Got two or three inches of snow last night. I had hoped to find a pair of snowshoes in time for this recipe. I would stomp through the backyard posing intrepidly with today’s naan, but all I had was a pair of skates, hand-me-downs from Carol Sundholm. Luckily, the freezing rain from last week created three large puddles in our otherwise grass backyard which have since frozen into rinks. Naan en toepick:
Afghan Snowshoe Naan
Flatbreads and Flavours
2 and a half cups luke warm water
1 ts dry yeast (or use my sourdough starter method)
2 cups hard whole wheat flour (bread flour)
3 to 3 and a half cups hard unbleached (if you can get it) white flour
1 tbls salt
Scant half ts nigella – if you can find it. What is nigella, you ask? Not Voldemort’s snake from Harry Potter, as I originally assumed (close, Nagini). Nigella is black onion seed. My Indian food store consultant had to make two phone calls to friends to learn that I was really asking for kalonji. Nigella is also commonly referred to as black cumin, fennel flower, and black caraway. This, a bag of small teardrop shaped black seeds, the Indian food store man kept under the cash register, which I found odd. To anyone witnessing our exchange, the cell phones, the secret spot under the register, the baggie of herbs—it resembled the perfect drug deal. Also odd, how below the barcode on the package (below) the phrase: “Screening May Required.” ? ?
Place the water in a large bread bowl, add the yeast, and stir to blend (or use my sourdough starter method). Add the whole wheat flour and stir well. Then stir 100 times, about 1 minute, in the same direction to develop the gluten. Cover this ‘sponge’ with plastic wrap – or put it in a grocery store bag and close it up and let it stand for 30 minutes to 3 hours. I like to put it on the back of the fridge, a little warmer and less likely to get spilt.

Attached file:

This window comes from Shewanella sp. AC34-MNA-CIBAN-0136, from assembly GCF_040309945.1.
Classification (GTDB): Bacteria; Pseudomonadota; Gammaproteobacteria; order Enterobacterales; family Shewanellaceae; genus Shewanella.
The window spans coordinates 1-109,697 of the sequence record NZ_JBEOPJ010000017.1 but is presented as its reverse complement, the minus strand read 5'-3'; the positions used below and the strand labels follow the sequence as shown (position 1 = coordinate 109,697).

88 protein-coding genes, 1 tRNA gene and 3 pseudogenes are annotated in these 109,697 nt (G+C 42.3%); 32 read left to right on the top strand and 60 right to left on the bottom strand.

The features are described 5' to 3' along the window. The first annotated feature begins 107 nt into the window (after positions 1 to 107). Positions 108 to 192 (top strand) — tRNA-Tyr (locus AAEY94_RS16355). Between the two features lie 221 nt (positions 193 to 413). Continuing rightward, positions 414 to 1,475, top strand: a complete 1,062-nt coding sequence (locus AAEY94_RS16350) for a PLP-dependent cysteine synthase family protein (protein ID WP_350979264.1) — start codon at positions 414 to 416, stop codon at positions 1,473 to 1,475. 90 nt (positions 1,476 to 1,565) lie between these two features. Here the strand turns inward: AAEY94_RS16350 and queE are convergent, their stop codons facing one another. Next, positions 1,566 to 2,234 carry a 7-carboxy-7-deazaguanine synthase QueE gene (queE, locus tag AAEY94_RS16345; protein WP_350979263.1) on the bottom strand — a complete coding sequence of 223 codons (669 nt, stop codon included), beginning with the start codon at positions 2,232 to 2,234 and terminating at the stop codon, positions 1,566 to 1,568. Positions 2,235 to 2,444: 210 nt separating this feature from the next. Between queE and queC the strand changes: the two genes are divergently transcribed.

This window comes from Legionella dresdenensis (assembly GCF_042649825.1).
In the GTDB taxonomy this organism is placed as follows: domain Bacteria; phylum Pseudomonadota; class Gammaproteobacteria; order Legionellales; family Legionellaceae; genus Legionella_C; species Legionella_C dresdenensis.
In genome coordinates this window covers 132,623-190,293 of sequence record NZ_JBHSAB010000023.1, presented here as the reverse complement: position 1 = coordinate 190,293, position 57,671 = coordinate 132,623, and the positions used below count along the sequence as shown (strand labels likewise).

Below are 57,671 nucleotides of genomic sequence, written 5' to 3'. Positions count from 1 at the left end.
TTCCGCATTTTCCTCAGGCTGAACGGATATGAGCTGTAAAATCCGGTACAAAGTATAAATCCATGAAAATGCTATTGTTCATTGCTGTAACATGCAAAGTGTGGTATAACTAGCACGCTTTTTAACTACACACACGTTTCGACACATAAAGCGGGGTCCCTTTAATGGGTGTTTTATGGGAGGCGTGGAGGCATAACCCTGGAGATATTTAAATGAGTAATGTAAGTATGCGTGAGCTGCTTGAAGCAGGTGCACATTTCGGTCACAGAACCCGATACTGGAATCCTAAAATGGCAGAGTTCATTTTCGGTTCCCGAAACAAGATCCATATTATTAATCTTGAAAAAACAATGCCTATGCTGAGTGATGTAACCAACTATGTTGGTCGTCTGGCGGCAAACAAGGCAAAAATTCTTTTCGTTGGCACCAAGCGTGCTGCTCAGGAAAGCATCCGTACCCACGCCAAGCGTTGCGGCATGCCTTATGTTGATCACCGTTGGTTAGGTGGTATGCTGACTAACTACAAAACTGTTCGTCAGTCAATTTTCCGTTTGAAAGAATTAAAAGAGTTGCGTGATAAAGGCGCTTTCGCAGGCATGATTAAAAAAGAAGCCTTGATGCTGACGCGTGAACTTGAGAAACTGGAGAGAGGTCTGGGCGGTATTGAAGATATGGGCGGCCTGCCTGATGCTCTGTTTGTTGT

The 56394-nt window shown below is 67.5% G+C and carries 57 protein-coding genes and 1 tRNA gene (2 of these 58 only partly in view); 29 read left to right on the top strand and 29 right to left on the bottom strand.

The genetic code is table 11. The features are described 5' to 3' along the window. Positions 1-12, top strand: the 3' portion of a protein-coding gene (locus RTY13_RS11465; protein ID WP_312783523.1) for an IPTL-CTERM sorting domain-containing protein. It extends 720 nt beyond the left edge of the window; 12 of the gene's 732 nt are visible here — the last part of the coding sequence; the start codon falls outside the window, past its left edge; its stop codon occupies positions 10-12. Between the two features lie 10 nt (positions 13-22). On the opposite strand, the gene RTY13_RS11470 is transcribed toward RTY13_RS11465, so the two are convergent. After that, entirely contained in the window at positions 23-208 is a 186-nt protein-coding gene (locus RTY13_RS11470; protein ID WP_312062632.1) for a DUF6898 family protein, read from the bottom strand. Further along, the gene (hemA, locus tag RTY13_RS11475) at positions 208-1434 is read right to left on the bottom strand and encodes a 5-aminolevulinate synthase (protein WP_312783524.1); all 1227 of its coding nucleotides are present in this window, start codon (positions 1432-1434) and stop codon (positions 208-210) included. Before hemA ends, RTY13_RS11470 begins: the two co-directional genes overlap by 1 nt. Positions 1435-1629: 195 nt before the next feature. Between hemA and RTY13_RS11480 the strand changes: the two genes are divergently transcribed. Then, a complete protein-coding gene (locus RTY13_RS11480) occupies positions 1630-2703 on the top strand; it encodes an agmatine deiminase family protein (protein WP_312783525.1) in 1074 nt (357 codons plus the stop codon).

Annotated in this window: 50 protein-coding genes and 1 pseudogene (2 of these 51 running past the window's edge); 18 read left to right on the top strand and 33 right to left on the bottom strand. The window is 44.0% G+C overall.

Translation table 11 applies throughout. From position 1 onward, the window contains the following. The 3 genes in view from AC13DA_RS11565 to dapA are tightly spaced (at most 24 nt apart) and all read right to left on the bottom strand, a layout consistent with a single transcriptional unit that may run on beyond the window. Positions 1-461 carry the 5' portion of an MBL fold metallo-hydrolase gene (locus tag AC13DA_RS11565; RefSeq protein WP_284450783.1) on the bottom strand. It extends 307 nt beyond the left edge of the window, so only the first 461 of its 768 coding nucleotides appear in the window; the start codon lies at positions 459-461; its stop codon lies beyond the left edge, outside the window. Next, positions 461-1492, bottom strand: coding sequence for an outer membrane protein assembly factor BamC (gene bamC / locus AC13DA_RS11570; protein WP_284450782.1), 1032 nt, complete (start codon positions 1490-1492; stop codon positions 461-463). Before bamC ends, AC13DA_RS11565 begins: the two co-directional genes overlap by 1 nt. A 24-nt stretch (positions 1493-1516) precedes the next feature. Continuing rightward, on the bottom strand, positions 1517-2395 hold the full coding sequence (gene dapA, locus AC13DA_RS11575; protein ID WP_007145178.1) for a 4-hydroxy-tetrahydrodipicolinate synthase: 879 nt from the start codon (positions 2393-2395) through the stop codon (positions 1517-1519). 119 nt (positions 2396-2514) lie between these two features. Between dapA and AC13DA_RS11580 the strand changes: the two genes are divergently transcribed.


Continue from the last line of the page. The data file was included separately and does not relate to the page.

Sprinkle salt over the sponge, then add 1 cup of the white flour and stir well. Continue adding white flour half a cup at a time and stirring until the dough is too stiff to turn. Turn the dough out onto a lightly floured surface and knead thoroughly, sprinkling more flour on if it gets sticky (this time of year, when it is so humid, I needed to do this a lot, the flour was damp and didn’t absorb the same way). After you turn the dough out, put your bowl to soak in the sink. It is thoroughly kneaded when it is smooth and easy to handle, maybe about 10 minutes. I think of kneading bread like Tai Chi, with a point. Same hand motions, and if you want, body swaying.
Clean out the bowl, and oil lightly. Return the dough to the bowl, cover with plastic wrap – or put it back in the grocery store bag, and let it rise for 2 or 3 hours, until more than doubled in volume.
Gently push down the dough and turn onto a lighty floured surface. Divide the dough into 4 equal pieces and shape each into a flat oval shape approximately 6 inches wide by 8 inches long. Cover with plastic wrap (or those grocery bags inside out…no icky ink) and let rise for approximately 20 minutes.
Place quarry tiles (or your upside down cookie sheet) on the bottom rack of your oven, leaving a 1 inch space between the tiles and the oven walls to allow air to circulate. Preheat the oven to 450 degrees.
Five minutes after the oven has reached 450F, begin shaping the first bread. Place a small bowl full of cold water at the edge of your work surface. Dip your fingertips in the water and then, beginning at one end of the disc of dough, make tightly spaced indentations all over the surface of the dough so that it is deeply and uniformly pitted. Now, with wet hands, stretch the dough into a long oval strip by draping it over both hands and pulling them gently apart. Attractive stretch marks will form where the dimples are, hence the name snowshoe bread. There may be a few holes in the bread, do not worry about that, it will be slightly crisper in those areas.
Place the bread back on a work surface and sprinkle with a scant 1/2 ts of nigella. Then, using both (wet) hands place the bread on the heated quarry tiles, and bake for about 4 minutes until the bread has golden patches on the top and a crusty browned bottom surface. While the bread bakes, shape the next bread.
To keep the breads warm and soft, let cool for 5 min and then wrap them in a cotton coth. Serve warm or at room temp.
I once attempted a triple lutz sow cow axle, something like the Iron Lotus, and landed windless on my back. Izzy did one of those today, poor baby, in pursuit of a Frisbee. Beer Church approves this naan when paired with garlic hummus- 4 stars.